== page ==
Mobile Internet Devices
A mobile Internet device (MID) is a multimedia-capable device that allows one to access wireless Internet. Examples of MID’s include mobile phones, tablets, laptops, handheld consoles and netbooks. These have become increasingly popular in recent years due to the lowering costs associated with these devices and how easy it is to get connected to a network to get wireless internet. By far the most common MID are smartphones.
Nearly all mobile phones released nowadays are mobile Internet devices since they all have capabilities to receive mobile data. Due to this, mobile phones are the most used Mobile Internet Device.
The most common connection type is ‘3G’- third generation of mobile telecommunications technology. 3G connections are classified as those that have a transfer rate exceeding 200 kbit/s, which makes it a fairly fast connection.
In 2008, the 4G was connection was launched which can provide up to 100Mbit/s. The 4G has become more prevalent in recent years with its price going down.
These connections allow fast speed internet to be accessed on your mobile device and in 2014 internet usage on mobile surpassed that of the usage on the PC, marking an important trend of the increase in cell phone usage. This is the biggest shift since the Internet began.
Demographics are quickly shifting in the use of the internet. Historically PCs have been the only devices from which internet is accessed but, as discussed before, due to declining prices, convenience of use and accessibility, mobile internet devices have overtaken the use of PC’s.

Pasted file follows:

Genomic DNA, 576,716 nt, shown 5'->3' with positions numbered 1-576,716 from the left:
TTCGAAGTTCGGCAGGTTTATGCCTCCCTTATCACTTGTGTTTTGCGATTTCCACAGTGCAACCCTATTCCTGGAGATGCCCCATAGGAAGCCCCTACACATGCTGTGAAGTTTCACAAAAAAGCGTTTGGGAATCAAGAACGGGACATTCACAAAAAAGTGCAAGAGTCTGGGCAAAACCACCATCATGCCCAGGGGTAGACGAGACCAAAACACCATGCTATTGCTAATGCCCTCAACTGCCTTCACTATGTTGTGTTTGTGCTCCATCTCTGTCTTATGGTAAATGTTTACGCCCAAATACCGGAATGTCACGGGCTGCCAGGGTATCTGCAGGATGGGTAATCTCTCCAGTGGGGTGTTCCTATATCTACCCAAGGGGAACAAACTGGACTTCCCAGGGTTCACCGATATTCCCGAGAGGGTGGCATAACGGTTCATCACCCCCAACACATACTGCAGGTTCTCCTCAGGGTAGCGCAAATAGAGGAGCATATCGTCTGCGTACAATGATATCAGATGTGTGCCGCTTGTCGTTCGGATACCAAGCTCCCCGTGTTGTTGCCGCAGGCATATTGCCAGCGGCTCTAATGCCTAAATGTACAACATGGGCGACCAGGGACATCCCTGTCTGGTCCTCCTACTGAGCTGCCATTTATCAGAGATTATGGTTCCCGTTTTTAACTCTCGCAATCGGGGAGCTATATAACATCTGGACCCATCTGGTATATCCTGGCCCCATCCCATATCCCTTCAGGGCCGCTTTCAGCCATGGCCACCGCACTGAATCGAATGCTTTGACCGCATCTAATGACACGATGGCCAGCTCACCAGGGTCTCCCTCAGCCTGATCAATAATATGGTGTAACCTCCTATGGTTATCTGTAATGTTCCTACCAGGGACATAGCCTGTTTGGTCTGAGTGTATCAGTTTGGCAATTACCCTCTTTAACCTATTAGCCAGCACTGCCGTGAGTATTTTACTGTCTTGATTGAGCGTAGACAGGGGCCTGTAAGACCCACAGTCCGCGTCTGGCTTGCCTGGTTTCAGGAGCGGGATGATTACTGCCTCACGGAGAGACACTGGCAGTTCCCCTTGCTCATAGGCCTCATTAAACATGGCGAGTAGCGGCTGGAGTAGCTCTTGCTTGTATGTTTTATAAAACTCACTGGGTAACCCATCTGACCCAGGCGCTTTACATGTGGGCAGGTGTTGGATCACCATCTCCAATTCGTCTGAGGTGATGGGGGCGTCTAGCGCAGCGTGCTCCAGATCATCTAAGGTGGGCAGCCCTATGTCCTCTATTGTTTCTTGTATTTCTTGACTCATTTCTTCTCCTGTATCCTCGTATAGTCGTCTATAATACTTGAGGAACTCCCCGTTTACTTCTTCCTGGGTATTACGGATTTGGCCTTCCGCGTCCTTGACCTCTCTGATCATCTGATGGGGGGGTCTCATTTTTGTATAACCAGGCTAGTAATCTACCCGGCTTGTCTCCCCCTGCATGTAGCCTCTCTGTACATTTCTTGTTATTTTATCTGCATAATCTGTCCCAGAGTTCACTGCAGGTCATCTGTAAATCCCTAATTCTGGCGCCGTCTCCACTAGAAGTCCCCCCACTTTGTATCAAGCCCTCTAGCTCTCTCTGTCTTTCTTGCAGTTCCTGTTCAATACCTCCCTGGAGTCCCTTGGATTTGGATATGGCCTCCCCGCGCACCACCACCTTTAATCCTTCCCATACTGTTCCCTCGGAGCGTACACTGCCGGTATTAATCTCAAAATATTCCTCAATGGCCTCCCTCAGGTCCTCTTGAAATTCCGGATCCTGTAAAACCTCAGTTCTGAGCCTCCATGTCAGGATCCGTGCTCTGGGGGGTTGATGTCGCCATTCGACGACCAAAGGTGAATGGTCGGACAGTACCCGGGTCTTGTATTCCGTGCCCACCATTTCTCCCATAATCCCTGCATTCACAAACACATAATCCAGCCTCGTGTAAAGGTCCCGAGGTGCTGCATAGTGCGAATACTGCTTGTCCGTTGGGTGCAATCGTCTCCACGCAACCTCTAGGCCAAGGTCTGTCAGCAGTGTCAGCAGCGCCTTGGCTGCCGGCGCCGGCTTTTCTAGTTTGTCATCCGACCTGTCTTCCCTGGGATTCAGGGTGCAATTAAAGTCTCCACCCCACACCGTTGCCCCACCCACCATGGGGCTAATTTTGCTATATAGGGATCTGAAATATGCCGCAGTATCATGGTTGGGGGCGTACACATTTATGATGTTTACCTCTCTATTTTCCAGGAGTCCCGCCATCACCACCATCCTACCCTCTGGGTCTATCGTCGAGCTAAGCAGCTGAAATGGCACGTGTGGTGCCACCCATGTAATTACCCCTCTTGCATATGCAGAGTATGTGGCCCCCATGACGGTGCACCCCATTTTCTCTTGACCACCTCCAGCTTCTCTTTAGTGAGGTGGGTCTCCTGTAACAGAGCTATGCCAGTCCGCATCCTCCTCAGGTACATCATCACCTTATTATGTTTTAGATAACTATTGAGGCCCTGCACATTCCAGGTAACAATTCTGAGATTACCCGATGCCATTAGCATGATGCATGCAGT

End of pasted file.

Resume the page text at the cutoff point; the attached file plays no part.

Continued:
One of the most startling statistics about mobiles is the fact that there are 7 billion mobile subscriptions on earth – roughly one per person, and one third are smartphones, which are MIBs. This is even more amazing when you consider the fact that the first smart phone was released in 1993.
One of the reasons cited for the exponential growth of mobile internet devices is that intense market competition has led to faster development and innovation, as companies vie to out-do one another.
This competition for smartphone supremacy is good for the market as it gives consumer many choices. As of 2014 there are 18, 000 android mobile devices in circulation. Prices of smartphones have declined 25% between 2011 and 2013 worldwide, and a further 19% decline is expected by 2017.
There is no doubt that with increasing number of models available and the falling prices of smartphones that smartphone ownership and usage will increase.